The Agricultural Revolution

By Branden Holmes (Surroundx) on November 28, 2010

About 8,000 BC a major turning point occured in the Near East, the so-called "Fertile Crescent". People there started to grow their own food; they began to give up their hunter-gatherer lifestyles in favour of something much more permanent. As is often the case, this probably happened independently in at least five areas around the world: the Fertile Crescent, China, India, the New Guinean highlands, the New World, the Ethiopian highlands, the Sahel, and West Africa (Richard Dawkins, The Ancestor's Tale, 2005, pp. 27; new genetic evidence confirms that the farmers of Europe were actually from the Middle-east; a people who brought their farming practices all the way to Europe). Several earlier domestications occurred, including the dog 12-18,000 years ago, but virtually all domestications around the world occurred between 8,000 BC and 1500 BC.

Domestication of both plants and animals guaranteed a permanent food source, and thus allowed people to stay in one place as long as there was a permanent water source nearby. At the beginning of the agricultural revolution the plants and animals that Neolithic (stone age) people cultivated would have been plucked straight from the wild and unconsciously trialled in a domestic setting. But most species are unsuitable for domesticating; plants because they don't produce anything of value to us, and animals because "a wild animal must possess a whole suite of unusual characteristics for domestication to succeed." (Jared Diamond, The Rise and Fall of the Third Chimpanzee, pp. 216). Because these species were adapted to their natural environment, they wouldn’t have been entirely suitable as a purely food source. Unconsciously over hundreds and then thousands of years, people modified these aboriginal stocks into many new varieties, each with their own strengths and weaknesses: “It has consisted in always cultivating the best-known variety, sowing its seeds, and, when a slightly better variety chanced to appear, selecting it, and so onwards...A large amount of change, thus slowly and unconsciously accumulated...[G]iven of the important part which selection by man has played, it becomes at once obvious, how it is that our domestic races how adaptation in their structure or in their habits to man’s wants or fancies.” (Darwin, Origin, pp. 56-7,7,8) It would seem then that the agricultural revolution was entirely positive. With almost no way to preserve meat and vegetables for long periods, hunter-gatherers had to hunt, catch or harvest their own food everyday. Creating a permanent food source meant that people could settle-down permanently in one area. And having some permanency they were able to pass along their farms to the next generation, and thus create progress which had been lacking since life began. But as Jared Diamond points out in The Rise and Fall of the Third Chimpanzee, the shift to agriculture was a ‘double-edged sword’: “With agriculture came not only greatly increased food production and food storage, but also the gross social and sexual inequality, the disease and despotism, that curse modern human existence. Thus, among the human cultural hallmarks...agriculture represents in its mixed blessings a halfway station between our noble traits...and our unmitigated vices...” (Jared Diamond, pp. 163) Thus, we had to take a great leap backwards to go forwards; down a hill to go up a mountain. But why did it take so long for the revolution to happen? Why didn’t people think to grow their own food for so long? Questions such as these must unfortunately lay beyond our knowledge, at least for now. Physical evidence cannot tell us exactly what the first agriculturalists thought, or what any hunter-gatherer was thinking. Most likely they didn’t realize it was an option, or they lived in areas unsuitable for agriculture, with unreliable rainfall. But we can however, probe the lives of some of the last truly hunter-gatherer people, to compare the two. And we find surprising results: "Scattered throughout the world, mainly in areas unsuitable for agriculture, several dozen groups of so-called 'primitive people', like the Kalahari Desert Bushmen, continued to live as hunter-gatherers in recent years. Astonishingly it turns out that these hunters generally have leisure time, sleep a lot, and work no harder than their farming neighbours." (Ibid., pp. 166)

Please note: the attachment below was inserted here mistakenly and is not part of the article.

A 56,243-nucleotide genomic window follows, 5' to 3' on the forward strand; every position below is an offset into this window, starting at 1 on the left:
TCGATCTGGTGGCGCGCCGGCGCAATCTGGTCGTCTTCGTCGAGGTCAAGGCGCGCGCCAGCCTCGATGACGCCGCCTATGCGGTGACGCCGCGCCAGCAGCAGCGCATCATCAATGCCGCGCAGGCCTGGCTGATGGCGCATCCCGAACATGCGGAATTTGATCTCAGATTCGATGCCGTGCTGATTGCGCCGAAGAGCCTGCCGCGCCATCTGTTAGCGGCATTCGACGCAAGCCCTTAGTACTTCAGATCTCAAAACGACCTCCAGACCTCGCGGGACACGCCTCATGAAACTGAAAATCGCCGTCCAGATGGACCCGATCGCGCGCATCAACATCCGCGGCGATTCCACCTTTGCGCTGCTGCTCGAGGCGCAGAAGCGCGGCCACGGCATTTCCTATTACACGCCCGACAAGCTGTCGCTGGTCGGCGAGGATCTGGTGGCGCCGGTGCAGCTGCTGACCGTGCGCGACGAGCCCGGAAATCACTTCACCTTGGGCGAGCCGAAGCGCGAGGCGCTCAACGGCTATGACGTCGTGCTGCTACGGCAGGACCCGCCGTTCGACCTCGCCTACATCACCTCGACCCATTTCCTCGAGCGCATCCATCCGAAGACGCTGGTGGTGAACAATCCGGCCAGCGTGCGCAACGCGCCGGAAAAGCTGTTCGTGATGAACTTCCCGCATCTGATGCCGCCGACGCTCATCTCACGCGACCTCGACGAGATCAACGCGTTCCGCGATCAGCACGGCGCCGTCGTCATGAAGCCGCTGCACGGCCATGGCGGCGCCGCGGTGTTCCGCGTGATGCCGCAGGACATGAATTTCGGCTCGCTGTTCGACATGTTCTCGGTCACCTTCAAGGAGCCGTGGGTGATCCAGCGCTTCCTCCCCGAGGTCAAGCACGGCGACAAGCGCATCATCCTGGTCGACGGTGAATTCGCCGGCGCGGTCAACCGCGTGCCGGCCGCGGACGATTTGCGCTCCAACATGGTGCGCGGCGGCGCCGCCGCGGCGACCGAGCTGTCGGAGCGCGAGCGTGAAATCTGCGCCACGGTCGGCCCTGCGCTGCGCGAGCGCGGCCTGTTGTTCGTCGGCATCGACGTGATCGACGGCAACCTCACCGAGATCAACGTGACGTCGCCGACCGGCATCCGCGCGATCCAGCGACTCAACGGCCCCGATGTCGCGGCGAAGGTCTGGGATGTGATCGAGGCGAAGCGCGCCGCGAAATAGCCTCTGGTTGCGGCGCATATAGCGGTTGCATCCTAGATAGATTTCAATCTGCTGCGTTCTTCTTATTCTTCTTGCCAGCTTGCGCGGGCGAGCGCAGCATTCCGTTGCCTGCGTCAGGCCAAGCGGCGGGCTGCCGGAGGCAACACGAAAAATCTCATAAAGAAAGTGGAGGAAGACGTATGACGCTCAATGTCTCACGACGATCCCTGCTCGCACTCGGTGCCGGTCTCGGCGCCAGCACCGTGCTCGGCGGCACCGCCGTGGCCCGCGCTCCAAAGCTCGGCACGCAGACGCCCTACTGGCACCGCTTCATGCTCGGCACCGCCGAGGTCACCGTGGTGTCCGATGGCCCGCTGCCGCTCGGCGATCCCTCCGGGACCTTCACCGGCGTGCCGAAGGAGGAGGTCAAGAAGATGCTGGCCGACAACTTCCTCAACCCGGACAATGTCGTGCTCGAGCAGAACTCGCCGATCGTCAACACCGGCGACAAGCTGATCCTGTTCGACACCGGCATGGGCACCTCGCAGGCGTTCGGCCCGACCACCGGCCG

Related articles:
agriculture, civilization, farming, food

About Branden Holmes
I am an amateur evolutionist interested in the theoretical side of the subject.

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